Children of the Underground

In some ways, life for Ashley and Sarah Mazzie was very normal for two lively little girls.

They squabbled over who got to sit next to mom in the car. They loved "Rugrats" and crayons, ice cream and trips to Chuck E. Cheez.

But in other ways, life was painfully different. Their hair had dark roots from the hair dye they'd used to disguise themselves. For several weeks, they lived out of suitcases and wore borrowed clothing.

And just as they took on different names to hide their identities, so did Ashley's doll.

"Her name is MaSasha. It used to be Cinderella, but she changed it, just like me," Ashley said.

The girls didn't have many toys, but it didn't matter. They could play "school" for hours with just a few boxes, spinning out imaginary worlds far from the stuffy garage apartment in Huntsville, Ala., that was their home until recently.

Their mother, Rita Mazzie, took them into hiding two years ago. When she asked them last summer what they wanted to do, they said they wanted to keep running.

"What about school?" she asked.

"So?" The girls answered in unison.

"What about your friends?"

"So?" They answered again.

They sounded very sure of themselves. But experts caution that life on the run is confusing and traumatic for children, who are forced to leave friends and familiar places behind and take on new identities at a time when their own self-knowledge is far from complete.

Even if the flight is to escape abuse, even if they are more bonded to their abducting parent than to the parent they are fleeing, there are pitfalls, especially if the child is not told what is happening until the last minute.

"Every parental abduction is different," says Chris Hatcher, a psychiatrist at the University of California at San Franciso and author of a number of federally funded studies of the impact of abductions on children.

What the child is told at first is very important, Hatcher says. "Many children aren't even told they're being abducted. Their parents say, `We're going on a mystery tour, we're going on vacation.' " That kind of deception hurts.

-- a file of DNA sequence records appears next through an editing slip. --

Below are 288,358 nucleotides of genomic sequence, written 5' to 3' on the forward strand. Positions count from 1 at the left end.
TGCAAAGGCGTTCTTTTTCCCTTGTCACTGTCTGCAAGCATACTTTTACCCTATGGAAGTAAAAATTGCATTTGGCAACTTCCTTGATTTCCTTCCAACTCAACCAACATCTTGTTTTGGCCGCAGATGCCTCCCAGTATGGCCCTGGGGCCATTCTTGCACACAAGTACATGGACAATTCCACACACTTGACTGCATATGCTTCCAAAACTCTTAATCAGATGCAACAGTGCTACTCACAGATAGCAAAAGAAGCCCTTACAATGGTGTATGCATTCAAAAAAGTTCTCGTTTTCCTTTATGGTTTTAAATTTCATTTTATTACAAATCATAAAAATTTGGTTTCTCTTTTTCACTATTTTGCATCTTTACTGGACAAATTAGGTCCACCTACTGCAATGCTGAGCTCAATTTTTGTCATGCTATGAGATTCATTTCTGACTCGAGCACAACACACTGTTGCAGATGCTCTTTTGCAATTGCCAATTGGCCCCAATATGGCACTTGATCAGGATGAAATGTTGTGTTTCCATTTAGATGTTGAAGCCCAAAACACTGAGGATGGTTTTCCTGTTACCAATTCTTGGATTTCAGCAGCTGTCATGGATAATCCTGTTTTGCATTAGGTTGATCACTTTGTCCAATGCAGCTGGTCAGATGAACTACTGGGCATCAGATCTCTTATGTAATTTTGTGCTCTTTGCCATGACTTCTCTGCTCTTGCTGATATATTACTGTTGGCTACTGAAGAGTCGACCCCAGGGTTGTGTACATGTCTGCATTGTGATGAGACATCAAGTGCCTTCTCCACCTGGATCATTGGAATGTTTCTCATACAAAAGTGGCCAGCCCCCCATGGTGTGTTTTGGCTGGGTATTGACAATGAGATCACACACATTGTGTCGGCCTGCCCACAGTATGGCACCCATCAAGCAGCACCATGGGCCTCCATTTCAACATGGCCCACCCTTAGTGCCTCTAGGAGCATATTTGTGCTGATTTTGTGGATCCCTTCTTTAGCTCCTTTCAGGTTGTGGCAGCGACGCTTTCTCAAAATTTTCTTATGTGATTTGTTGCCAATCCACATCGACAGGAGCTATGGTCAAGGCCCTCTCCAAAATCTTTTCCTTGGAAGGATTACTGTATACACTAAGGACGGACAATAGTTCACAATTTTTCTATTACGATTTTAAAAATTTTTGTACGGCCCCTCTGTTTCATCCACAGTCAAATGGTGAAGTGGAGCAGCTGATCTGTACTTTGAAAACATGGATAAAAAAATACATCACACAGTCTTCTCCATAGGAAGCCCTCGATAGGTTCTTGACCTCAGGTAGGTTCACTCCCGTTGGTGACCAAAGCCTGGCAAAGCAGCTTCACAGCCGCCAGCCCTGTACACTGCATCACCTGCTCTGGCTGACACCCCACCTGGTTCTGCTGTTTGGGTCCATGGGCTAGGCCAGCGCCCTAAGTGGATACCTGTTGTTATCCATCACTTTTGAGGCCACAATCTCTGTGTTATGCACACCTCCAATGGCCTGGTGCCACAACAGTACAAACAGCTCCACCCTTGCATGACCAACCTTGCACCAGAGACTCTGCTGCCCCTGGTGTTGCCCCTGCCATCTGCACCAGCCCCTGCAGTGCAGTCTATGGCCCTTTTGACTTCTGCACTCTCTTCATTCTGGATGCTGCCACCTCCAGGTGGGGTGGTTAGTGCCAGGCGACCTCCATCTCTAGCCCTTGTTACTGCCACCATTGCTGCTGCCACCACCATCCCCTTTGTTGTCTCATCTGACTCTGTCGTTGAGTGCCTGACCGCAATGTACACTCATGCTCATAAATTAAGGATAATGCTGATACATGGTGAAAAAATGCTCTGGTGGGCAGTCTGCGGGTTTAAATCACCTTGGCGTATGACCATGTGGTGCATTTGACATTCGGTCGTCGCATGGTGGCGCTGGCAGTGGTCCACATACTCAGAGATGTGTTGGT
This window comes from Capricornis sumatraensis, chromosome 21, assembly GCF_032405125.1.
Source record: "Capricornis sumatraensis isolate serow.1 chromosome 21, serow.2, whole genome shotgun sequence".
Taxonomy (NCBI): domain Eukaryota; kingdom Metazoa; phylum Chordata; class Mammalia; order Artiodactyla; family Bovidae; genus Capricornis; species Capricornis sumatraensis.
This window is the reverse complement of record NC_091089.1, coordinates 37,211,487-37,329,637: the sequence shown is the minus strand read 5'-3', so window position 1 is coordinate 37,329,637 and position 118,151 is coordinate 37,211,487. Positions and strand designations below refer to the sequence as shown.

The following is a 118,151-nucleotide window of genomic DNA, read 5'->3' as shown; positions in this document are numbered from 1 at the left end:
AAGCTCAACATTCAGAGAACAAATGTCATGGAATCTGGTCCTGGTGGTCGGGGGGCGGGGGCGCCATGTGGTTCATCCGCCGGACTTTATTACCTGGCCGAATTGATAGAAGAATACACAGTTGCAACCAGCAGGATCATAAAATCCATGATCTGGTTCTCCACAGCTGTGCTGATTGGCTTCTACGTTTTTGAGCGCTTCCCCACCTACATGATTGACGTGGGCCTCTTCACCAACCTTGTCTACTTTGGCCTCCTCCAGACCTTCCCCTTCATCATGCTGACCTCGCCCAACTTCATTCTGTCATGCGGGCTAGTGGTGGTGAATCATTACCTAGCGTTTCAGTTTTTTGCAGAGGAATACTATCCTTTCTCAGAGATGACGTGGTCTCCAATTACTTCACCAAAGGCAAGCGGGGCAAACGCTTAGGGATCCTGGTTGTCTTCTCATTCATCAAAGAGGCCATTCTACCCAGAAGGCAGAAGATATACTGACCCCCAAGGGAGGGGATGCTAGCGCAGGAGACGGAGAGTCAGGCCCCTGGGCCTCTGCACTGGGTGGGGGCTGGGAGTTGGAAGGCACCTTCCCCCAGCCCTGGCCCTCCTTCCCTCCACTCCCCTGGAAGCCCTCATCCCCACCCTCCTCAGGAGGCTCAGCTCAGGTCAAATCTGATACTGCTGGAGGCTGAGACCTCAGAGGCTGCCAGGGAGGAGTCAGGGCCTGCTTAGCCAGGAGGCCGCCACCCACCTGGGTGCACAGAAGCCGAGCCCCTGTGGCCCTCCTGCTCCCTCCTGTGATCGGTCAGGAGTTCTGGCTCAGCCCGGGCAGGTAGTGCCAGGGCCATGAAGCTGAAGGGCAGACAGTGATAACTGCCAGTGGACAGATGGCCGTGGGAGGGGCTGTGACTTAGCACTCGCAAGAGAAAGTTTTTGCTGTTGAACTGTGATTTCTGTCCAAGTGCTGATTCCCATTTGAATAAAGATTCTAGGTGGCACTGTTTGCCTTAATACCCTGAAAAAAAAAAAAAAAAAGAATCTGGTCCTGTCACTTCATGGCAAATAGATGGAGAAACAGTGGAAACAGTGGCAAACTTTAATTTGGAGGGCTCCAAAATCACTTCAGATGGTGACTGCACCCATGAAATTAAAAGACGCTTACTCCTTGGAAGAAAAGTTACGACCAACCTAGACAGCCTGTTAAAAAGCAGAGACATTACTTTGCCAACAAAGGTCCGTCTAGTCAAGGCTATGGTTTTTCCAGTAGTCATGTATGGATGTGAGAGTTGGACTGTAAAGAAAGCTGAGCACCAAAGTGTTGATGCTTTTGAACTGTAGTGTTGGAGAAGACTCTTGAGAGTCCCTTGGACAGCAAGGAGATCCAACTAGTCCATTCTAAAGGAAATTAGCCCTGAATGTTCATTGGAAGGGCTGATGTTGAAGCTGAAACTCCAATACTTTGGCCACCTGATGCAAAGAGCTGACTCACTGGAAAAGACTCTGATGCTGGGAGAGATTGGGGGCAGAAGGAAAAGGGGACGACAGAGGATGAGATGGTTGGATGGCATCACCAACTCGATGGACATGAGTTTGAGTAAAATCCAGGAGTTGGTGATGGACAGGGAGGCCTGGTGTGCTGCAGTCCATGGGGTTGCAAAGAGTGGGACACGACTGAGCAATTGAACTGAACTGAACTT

Even when the child is told the truth, how they are told is important. If the child realizes that the parent is fleeing to protect him, the impact may not be as damaging.

"If the parent says, `I'm doing this to save you, versus I'm doing this because this is a belief I have as a parent,' that can make a big difference," says Hatcher.

While studies generally say that most abductions are damaging to children, Hatcher concedes that in a very few cases, they may be the only alternative.

That's what Faye Yager and other underground organizers say to justify their actions. They say life as a fugitive is not the best choice, but it may be the only choice if the alternative is sexual abuse.

"I can tell you that some of these kids, when they're recovered from the underground, may be more traumatized about the prospect of returning to a parent who abused them than by living under assumed names and safe from the abuse," says Alan Rosenfeld, a lawyer who has defended women who take their children into hiding.

It's hard to say whether running has been a damaging experience for Ashley and Sarah Mazzie, who returned to Pittsburgh in August, when their mother decided to turn herself in to authorities. Rita Mazzie said before she returned that the girls were in better psychological shape then than they had been two years ago, thanks to extensive therapy received while in women's shelters and from a non-profit foundation in Florida.

But Mazzie also said then that she knew it was no life for a child.

"These children can't take this much longer. I can't take it much longer. They keep asking if I'm OK," Mazzie said. "Did they find us?' "

While Mazzie talked, Ashley leaned out the car window. Her soft hazel eyes grew wide.

"Oooh," she said in her breathy voice. "Look, there's that miniature golf place. We didn't get to go there."

Why not? she was asked.

She looked up, then hesitated. " `cause it's too public. My mom says we can't go out in public. The FBI might find us."